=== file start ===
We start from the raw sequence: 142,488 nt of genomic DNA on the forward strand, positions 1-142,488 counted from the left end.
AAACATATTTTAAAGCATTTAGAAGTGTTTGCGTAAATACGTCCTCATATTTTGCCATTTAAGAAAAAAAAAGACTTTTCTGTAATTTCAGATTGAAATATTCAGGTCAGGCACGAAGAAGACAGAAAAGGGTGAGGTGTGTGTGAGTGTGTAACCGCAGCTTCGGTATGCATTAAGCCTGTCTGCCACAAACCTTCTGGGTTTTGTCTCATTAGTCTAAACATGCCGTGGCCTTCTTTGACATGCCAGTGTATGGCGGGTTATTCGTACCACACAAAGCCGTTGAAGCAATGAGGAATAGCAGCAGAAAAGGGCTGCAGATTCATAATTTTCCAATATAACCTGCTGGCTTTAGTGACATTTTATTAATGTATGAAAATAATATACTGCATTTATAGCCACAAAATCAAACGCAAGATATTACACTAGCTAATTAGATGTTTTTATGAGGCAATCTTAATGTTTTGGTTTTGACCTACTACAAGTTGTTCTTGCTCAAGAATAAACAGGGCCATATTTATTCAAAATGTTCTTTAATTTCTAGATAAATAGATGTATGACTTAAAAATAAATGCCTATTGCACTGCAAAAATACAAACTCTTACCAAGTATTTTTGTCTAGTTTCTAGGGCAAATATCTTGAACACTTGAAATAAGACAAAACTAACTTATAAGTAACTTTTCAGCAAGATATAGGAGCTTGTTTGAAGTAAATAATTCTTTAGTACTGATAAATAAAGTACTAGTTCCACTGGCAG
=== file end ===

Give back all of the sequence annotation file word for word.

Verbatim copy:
We start from the raw sequence: 142,488 nt of genomic DNA on the forward strand, positions 1-142,488 counted from the left end.
AAACATATTTTAAAGCATTTAGAAGTGTTTGCGTAAATACGTCCTCATATTTTGCCATTTAAGAAAAAAAAAGACTTTTCTGTAATTTCAGATTGAAATATTCAGGTCAGGCACGAAGAAGACAGAAAAGGGTGAGGTGTGTGTGAGTGTGTAACCGCAGCTTCGGTATGCATTAAGCCTGTCTGCCACAAACCTTCTGGGTTTTGTCTCATTAGTCTAAACATGCCGTGGCCTTCTTTGACATGCCAGTGTATGGCGGGTTATTCGTACCACACAAAGCCGTTGAAGCAATGAGGAATAGCAGCAGAAAAGGGCTGCAGATTCATAATTTTCCAATATAACCTGCTGGCTTTAGTGACATTTTATTAATGTATGAAAATAATATACTGCATTTATAGCCACAAAATCAAACGCAAGATATTACACTAGCTAATTAGATGTTTTTATGAGGCAATCTTAATGTTTTGGTTTTGACCTACTACAAGTTGTTCTTGCTCAAGAATAAACAGGGCCATATTTATTCAAAATGTTCTTTAATTTCTAGATAAATAGATGTATGACTTAAAAATAAATGCCTATTGCACTGCAAAAATACAAACTCTTACCAAGTATTTTTGTCTAGTTTCTAGGGCAAATATCTTGAACACTTGAAATAAGACAAAACTAACTTATAAGTAACTTTTCAGCAAGATATAGGAGCTTGTTTGAAGTAAATAATTCTTTAGTACTGATAAATAAAGTACTAGTTCCACTGGCAG